Lessons from the AMIA 2014 Conference Or: How I Learned to Stop Worrying and Love Programming and Legacy Equipment

This is a guest post by Michelle Roell, graduate student at the University of Texas at Austin and Co-Founder/Secretary of the AMIA Student Chapter at the University of Texas at Austin.

I had a great #AMIA14 and hope you did too! This was my 2nd year at the AMIA Conference and it did not disappoint. I’m a graduate student at The University of Texas at Austin focusing on audiovisual archives, museums and digital asset management. My program isn’t as moving image focused as the Moving Image Archiving degrees my friends at UCLA, NYU and UR are receiving, so I use the AMIA conference as a barometer to see what’s the latest in AV archives and what skills are most desirable for a new AV archivist. Here’s my big takeaway from this year’s sessions:


Skip Elsheimer’s “$40 Film Scanner” (aka iPhone)

  • Do not be afraid of command line!

Or Terminal. Or Github. Or open source software. Or any “technology” that you don’t know right now. Because it could be the answer you’re looking for in that giant digitization project or a way to collaborate with your peers to provide better access or service to your users. I didn’t expect to be a programmer when I chose the AV archives field, but you better believe I’m adding those classes to my schedule and am embracing my friend the computer, because I’m pretty sure it’s here to stay.

  • But you know how to run a machine room too, right?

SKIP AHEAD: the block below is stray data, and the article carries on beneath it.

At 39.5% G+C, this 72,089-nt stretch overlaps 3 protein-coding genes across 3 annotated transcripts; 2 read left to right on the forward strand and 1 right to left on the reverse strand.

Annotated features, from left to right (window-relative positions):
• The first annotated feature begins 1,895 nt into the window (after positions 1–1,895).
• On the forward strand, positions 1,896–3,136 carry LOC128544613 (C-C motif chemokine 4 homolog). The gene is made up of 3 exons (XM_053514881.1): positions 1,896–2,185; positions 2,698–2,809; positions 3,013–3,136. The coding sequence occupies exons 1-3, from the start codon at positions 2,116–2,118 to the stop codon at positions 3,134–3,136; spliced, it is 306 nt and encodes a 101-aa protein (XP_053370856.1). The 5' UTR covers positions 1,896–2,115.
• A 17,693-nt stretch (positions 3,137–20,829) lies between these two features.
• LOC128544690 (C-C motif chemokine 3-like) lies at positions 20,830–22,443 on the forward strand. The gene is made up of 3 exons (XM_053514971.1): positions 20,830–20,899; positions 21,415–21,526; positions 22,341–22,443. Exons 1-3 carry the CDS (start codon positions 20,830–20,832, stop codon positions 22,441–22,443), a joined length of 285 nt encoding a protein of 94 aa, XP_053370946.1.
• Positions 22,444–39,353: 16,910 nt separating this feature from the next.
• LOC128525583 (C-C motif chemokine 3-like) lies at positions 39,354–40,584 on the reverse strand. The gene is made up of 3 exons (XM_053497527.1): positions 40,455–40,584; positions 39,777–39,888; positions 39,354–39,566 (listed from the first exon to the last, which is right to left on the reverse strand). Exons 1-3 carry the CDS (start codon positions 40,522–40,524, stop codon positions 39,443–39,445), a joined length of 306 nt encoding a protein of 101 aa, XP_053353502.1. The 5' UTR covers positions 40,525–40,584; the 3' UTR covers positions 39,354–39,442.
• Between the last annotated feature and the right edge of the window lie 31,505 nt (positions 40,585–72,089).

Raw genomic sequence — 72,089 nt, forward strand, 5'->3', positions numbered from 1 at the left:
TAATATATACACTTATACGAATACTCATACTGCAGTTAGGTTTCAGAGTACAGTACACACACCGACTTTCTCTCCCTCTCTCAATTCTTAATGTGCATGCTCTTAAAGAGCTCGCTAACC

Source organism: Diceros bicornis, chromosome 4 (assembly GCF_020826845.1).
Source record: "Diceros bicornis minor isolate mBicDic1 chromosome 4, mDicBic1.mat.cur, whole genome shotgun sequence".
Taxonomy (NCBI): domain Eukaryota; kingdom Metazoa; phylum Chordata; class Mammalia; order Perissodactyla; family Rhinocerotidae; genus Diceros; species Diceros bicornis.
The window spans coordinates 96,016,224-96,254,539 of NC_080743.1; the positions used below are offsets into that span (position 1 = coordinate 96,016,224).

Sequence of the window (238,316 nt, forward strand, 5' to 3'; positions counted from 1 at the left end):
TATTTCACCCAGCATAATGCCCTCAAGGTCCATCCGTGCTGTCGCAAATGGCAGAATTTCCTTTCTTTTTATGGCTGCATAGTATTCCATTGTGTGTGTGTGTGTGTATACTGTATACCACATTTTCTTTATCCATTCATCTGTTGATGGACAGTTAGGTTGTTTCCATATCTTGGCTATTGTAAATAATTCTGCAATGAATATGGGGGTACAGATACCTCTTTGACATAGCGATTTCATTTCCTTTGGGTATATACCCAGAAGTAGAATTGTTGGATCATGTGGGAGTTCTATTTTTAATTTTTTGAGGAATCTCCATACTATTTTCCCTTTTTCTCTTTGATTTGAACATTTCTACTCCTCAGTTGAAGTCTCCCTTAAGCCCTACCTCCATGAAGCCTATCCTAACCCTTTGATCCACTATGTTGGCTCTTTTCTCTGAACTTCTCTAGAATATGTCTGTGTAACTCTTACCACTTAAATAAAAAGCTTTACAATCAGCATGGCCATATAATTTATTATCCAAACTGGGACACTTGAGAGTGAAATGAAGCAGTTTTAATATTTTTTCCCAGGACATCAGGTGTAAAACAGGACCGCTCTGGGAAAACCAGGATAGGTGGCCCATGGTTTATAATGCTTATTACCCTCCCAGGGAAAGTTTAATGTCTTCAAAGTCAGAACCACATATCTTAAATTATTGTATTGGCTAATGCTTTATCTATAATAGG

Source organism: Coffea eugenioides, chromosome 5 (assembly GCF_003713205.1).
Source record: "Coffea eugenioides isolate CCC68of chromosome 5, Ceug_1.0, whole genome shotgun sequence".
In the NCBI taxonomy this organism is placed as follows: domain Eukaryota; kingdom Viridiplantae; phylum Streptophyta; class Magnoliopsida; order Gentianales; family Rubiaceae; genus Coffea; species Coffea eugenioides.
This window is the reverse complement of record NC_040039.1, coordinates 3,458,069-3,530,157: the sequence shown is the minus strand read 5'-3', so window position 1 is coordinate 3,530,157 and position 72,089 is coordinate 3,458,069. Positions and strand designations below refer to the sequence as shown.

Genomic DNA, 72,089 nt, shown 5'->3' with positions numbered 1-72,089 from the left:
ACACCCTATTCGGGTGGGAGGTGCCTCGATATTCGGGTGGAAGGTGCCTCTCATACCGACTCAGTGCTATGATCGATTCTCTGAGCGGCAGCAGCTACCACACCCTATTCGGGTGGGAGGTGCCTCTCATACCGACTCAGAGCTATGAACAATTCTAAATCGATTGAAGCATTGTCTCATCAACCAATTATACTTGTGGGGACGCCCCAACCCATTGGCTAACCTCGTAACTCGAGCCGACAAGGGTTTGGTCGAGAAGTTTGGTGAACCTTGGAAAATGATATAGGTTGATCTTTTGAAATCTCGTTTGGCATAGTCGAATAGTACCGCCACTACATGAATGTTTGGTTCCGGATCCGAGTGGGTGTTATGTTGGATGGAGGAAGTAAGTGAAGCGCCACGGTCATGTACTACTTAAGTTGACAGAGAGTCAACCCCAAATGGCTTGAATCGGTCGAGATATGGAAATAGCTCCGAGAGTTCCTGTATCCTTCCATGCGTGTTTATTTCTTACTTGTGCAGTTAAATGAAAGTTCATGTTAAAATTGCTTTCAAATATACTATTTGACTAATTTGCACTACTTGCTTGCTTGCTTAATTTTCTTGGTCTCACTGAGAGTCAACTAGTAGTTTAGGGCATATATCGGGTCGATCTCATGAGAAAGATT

At the same time, I’m open and excited about working with legacy (heritage?) formats too! I loved learning about the process of UCLA digitizing their 2” video reels over time at CBS and also the guys at Post Haste rebuilding a Dictaphone to digitize Bing Crosby’s dictated letters for the Bing Crosby Archive. I think it’s crucial for AV archivists to get their hands dirty (sometimes literally) with this equipment because it’s good to see how the tape and machine work together to deliver the content we all crave. I have a lot of experience working in a machine room from my previous work at Viacom/MTV Networks and I’m so grateful that the hours spent in front of that Digibeta deck may come in handy at an AV archive!


A Rainbow of Dictabelts (not actually Bing’s!)


2″ Video Reel from the Walter J. Brown Media Archives at the University of Georgia Libraries

  • And finally…

Because all good blog post points come in threes, I just wanted to add a few quotes that I noted from different sessions, which have been floating through my head ever since I left Savannah. There’s so much to see and hear at an AMIA conference (not to mention so many people to talk to and historic Southern Home tours to go on!) and these are just a few of my favorites:


The amazing Owens-Thomas House, part of Savannah’s Telfair Museums

“This is how you make something ‘not trash’. You share.”
– Ian MacKaye, Best  Morning Plenary Speaker Ever

“You don’t need to be a web developer to use open source.”
– Trevor Thornton, NCSU

“We all agree that film is great, but video can be great too!”
– Mark Quigley, UCLA Film & TV Archives   

Keep in touch with the UT-Austin AMIA Student Chapter at https://www.facebook.com/AMIAatUTAustin


Leave a Reply

Fill in your details below or click an icon to log in:

WordPress.com Logo

You are commenting using your WordPress.com account. Log Out /  Change )

Google+ photo

You are commenting using your Google+ account. Log Out /  Change )

Twitter picture

You are commenting using your Twitter account. Log Out /  Change )

Facebook photo

You are commenting using your Facebook account. Log Out /  Change )


Connecting to %s